A coop foreclosure happens faster than a traditional foreclosure on a condo or a house because court approval is unnecessary. Furthermore, coop board approval is not necessary for a coop foreclosure which can save months of time.
A coop mortgage is secured by the borrower’s ownership interest in the cooperative corporation, i.e. the borrower’s stock certificate and proprietary lease. A coop mortgage consists of a promissory note and a cooperative loan security agreement.
The promissory note is essentially a written promise to pay a debt, and the cooperative loan security agreement establishes the stock certificate and the proprietary lease as collateral which will secure the lender’s debt.
Remember that coop apartments aren’t considered to be real property, and thus a coop mortgage is not technically a mortgage since mortgages are only for real property such as condos and houses. As a result, banks have to rely on the Uniform Commercial Code (UCC) to be able to extend secured loans on co-op apartments.
The coop foreclosure process is much faster than the foreclosure process for condos, houses and other real property because lenders do not need to go to court for a judgement to be able to seize and sell the property.
Since a loan on a co-op apartment is not technically a mortgage, a bank can conduct a foreclosure sale under Article 9 of the Uniform Commercial Code without needing a judge’s approval. This is great for lenders because they can maximize their recovery by avoiding a costly and lengthy judicial foreclosure sale.
1. Bank Sends Notice of Default
The lender will send an official notice of default typically between five to fifteen days after a borrower has missed a loan payment. Remember that the UCC does not define what a default is, so you’ll have to read the fine print in the loan or security agreement.
2. Borrower’s File Gets Referred to Bank’s Attorney
If the borrower does not cure the default, the borrower’s case will get referred to the bank’s attorney. The bank’s attorney will typically send some additional notices and make some additional demands to the borrower to cure the default.
3. Newspaper Publication of Pending Foreclosure
Assuming the borrower still has not cured the default, the bank’s attorney will publish a notice of the pending foreclosure for the co-op apartment in a local newspaper for three successive weeks. Foreclosure attorneys have told us that it doesn’t matter which newspaper is used to fulfill this requirement, and banks’ attorneys will often just choose the cheapest local paper for this publication requirement.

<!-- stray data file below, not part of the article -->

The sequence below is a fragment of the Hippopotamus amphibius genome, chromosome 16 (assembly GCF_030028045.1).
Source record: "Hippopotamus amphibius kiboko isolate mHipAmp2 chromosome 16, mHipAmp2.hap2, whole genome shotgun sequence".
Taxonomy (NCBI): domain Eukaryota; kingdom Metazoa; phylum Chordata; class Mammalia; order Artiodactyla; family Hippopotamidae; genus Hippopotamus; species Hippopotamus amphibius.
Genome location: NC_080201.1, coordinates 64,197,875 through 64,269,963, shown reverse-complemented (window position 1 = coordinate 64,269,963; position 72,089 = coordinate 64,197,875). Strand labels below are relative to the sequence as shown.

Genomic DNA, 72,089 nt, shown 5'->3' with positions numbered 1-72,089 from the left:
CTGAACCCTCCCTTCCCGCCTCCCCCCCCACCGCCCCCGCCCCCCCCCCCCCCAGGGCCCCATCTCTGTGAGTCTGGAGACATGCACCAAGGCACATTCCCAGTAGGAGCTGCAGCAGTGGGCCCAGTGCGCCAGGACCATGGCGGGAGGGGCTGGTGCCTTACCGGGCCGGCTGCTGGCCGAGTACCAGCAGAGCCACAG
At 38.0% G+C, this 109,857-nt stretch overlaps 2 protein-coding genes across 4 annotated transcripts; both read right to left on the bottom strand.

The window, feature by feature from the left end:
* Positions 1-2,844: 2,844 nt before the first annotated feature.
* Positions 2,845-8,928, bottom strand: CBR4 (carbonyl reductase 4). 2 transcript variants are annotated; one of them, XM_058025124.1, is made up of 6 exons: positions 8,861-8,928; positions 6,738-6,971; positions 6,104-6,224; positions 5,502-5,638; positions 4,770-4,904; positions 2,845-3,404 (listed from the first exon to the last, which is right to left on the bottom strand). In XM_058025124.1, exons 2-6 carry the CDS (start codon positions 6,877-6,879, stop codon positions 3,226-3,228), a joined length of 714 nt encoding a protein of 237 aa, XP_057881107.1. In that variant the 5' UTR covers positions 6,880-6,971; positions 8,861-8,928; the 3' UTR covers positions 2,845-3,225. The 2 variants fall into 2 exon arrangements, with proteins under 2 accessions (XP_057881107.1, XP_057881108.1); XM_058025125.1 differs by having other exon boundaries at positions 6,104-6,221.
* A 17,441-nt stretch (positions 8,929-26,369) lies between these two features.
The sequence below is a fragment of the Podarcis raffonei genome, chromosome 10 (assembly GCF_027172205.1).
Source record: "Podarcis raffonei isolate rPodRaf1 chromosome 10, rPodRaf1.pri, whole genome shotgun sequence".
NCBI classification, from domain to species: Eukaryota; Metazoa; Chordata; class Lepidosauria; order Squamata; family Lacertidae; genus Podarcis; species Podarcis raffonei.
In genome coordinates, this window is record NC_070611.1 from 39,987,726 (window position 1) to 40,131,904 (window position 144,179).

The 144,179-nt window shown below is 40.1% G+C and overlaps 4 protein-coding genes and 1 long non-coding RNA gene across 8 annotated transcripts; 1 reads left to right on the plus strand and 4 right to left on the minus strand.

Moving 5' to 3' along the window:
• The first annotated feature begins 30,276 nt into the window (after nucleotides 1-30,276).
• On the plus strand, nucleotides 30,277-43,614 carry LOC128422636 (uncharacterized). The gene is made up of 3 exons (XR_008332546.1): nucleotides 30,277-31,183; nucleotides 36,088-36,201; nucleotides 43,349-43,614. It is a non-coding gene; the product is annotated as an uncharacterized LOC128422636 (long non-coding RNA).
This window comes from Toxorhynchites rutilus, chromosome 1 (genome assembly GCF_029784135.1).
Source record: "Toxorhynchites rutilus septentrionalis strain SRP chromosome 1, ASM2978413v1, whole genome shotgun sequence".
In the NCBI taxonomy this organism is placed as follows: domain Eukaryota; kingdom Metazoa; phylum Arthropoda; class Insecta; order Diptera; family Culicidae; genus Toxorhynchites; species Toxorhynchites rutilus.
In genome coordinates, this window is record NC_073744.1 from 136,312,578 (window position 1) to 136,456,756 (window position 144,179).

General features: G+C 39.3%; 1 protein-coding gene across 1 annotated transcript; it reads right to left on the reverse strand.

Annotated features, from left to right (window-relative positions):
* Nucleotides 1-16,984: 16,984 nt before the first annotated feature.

4. Courthouse Auction
If the borrower still hasn’t bothered to reach out to negotiate, pay off the loan, refinance the loan or sell the property perhaps through a short sale, then an auction will be held at the local county courthouse.
5. Property Is Sold or Retained by the Bank
The bank will have a reserve price, commonly known as a “knockdown price,” which is the minimum price that the bank will accept from a bidder. The knockdown price is determined by the bank on a case by case basis, dependent on a number of internal factors. In most situations, the knockdown price will be meaningfully less than the loan amount, let’s say by 10% to 20%.
If a bidder offers even $1 more than the knockdown price, the coop apartment will be sold to that bidder. If however no one bids more than the bank’s reserve price, the bank will take the property onto its books and the home will be classified as a real estate owned (REO) property.
6. Managing Agent Transfers Ownership
No board approval is needed in a coop foreclosure. The bank will bring the physical stock certificate and proprietary lease to the managing agent’s office, and the managing agent will issue a new stock and lease to the buyer of the foreclosed coop apartment. Remember that you’ll need to do a coop lien search beforehand.
Coop foreclosures are extremely rare today, and it was rare even during the Great Financial Crisis of 2007-2008 to see coop foreclosures make it all the way to the end. That’s because coop boards generally do a pretty good job of vetting and qualifying potential buyers, vs condo boards which don’t really have a say vetting or approving buyers.
Furthermore, because the NYC real estate market is very liquid with a strong demand base from all over the world, it’s relatively easy to find a buyer through a short sale if a coop shareholder falls behind on monthly payments.
At the right price, it’s almost a certainty in today’s market that a buyer for a co-op apartment can be found.
However, potential short sellers should be warned that banks’ short sale applications will require all sorts of personal and financial information in order to demonstrate why you can’t pay. You’ll have to provide the bank with your social security number, bank account statements, retirement and brokerage account statements and W-2 forms etc.
Furthermore, your lender can technically sue you for the deficiency in a coop short sale, especially if they think you have other assets which can help pay for their loss. However, this rarely happens in practice because it’s usually not worth the effort for a bank to sue and go after a borrower for a deficiency.
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